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Army Suicide: Tip of the Service’s “Mental Health Iceberg”

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Nearly half of the Army’s suicides may have been caused by the wars in Afghanistan and Iraq, a new Army assessment of the problem says. Tracing the roots of suicide is always an inexact science, but the authors conclude:

Rates of suicide in the US Army increased more than 80% from 2004 to 2008. They thereby surpassed comparable civilian rates of suicide, which remained relatively stable during this time period. This increase, unprecedented in over 30 years of US Army records, suggests that approximately 40% of suicides that occurred in 2008 may be associated with post- 2003 events following the major commitment of troops to Iraq in addition to ongoing operations in Afghanistan.

The study, Mental health risk factors for suicides in the U.S. Army, 2007-8, was published this week in Injury Prevention, a British medical journal. Its key author is Dr. Michelle Canham-Chervak of the U.S. Army Public Health Command.

The study also questions Army officials’ claims that because one of every three who kills him or herself has never deployed, the wars didn’t have anything to do with that suicidal subset:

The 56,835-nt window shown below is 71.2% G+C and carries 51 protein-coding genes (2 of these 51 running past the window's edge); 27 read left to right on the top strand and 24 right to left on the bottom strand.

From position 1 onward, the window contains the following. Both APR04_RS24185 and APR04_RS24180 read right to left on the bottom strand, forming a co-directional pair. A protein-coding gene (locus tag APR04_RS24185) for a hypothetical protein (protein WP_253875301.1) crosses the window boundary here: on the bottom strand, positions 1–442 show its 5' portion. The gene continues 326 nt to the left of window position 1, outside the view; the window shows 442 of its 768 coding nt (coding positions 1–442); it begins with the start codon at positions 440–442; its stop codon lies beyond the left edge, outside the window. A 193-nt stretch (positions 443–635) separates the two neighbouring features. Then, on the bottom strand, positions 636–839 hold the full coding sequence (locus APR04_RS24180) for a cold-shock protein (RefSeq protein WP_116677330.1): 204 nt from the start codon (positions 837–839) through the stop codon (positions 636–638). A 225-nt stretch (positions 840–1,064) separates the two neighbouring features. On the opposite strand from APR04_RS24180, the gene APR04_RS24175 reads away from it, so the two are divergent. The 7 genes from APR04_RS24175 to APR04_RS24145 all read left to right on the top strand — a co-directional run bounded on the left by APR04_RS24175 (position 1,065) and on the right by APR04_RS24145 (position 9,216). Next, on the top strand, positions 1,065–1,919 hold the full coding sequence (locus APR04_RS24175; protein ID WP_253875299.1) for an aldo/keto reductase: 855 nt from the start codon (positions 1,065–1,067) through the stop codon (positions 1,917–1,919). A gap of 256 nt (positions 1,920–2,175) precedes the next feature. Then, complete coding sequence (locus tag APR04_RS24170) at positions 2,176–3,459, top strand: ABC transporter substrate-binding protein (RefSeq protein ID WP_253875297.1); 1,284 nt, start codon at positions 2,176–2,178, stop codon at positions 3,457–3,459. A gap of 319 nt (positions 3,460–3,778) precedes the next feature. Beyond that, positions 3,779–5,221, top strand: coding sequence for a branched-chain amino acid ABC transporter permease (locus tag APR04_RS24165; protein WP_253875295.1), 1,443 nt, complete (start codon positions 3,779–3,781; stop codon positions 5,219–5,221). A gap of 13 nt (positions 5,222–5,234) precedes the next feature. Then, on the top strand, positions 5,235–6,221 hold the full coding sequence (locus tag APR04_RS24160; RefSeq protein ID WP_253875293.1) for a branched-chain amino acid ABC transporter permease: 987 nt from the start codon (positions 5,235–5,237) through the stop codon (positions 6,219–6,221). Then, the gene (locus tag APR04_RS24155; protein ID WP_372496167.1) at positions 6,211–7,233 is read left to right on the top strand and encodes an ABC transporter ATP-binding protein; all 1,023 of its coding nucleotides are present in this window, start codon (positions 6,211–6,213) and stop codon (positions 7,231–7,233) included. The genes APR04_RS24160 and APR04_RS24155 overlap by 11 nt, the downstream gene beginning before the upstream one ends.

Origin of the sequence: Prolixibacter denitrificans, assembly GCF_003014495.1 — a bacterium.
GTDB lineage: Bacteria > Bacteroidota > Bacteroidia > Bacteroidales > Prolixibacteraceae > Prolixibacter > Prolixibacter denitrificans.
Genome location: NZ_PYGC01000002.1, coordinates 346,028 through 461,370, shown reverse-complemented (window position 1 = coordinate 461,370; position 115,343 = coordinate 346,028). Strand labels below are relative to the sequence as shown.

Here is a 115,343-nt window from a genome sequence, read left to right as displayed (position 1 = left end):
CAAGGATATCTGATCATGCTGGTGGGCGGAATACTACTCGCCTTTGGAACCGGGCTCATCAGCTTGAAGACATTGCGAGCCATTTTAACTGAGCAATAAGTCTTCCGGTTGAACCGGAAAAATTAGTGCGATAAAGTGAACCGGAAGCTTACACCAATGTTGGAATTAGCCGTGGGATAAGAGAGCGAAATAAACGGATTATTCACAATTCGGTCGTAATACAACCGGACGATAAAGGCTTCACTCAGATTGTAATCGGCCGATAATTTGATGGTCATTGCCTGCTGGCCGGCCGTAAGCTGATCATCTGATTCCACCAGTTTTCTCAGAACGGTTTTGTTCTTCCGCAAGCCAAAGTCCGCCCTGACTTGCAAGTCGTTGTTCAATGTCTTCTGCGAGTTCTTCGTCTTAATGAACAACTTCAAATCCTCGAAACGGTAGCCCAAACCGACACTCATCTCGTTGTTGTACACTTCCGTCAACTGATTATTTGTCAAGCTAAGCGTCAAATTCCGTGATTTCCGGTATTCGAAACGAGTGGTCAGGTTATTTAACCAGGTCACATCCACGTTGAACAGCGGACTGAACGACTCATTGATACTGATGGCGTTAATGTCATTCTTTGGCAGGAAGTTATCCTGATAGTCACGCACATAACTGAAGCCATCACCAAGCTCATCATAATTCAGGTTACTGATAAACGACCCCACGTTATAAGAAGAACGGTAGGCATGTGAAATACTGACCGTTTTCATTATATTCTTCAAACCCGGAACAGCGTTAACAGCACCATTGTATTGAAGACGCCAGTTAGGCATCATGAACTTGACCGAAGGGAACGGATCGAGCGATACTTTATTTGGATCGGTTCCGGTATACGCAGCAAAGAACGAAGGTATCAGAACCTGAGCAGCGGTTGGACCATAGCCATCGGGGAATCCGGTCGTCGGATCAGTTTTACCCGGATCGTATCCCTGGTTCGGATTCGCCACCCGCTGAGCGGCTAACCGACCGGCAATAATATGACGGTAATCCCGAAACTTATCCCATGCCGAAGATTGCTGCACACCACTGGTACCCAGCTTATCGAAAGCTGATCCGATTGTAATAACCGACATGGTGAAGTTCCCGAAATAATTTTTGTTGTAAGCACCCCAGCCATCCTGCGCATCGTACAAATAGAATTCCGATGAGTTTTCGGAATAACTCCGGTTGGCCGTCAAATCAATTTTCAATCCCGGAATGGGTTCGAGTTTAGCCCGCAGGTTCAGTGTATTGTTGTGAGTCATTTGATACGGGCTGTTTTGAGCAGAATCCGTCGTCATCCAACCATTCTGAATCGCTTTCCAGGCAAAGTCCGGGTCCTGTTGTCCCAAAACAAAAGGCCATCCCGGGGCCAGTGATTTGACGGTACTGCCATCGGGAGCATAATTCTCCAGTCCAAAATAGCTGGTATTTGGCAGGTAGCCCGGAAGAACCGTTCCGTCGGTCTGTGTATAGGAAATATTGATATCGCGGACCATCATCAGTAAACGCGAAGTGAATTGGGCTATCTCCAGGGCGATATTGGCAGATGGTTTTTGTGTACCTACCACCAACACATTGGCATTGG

In the present study, 31% of suicides were committed by soldiers who had never deployed, implying that psychopathology and stress other than combat exposure may contribute to suicide incidence in this population. Predeployment stress, such as anticipatory anxiety and preexisting trauma, may play an important role.

The study combed through reams of Army data to find that as suicide nearly doubled in the ranks, so did rates of mental illness:

The overall rates of mental illness among active duty soldiers also nearly doubled since the major commitment of troops to Iraq and Afghanistan, mirroring the increase in rates of suicide from 2003 to 2008. This suggests a possible association between the increase in mental health disorders and suicide in a population under severe stress. The 2008 rate indicates that more than one fifth of all active duty soldiers had an ambulatory visit for a mental health disorder, implying a prevalent public health problem.

The increase in suicide rates may be viewed as the tip of the ‘mental health iceberg’. While suicide remains a relatively rare event, its increase signals more prevalent underlying mental health problems among soldiers in the US Army. The parallel during the years 2003-8 suggests that army operations during this time period may have affected the nature and extent of mental health problems, including suicide.

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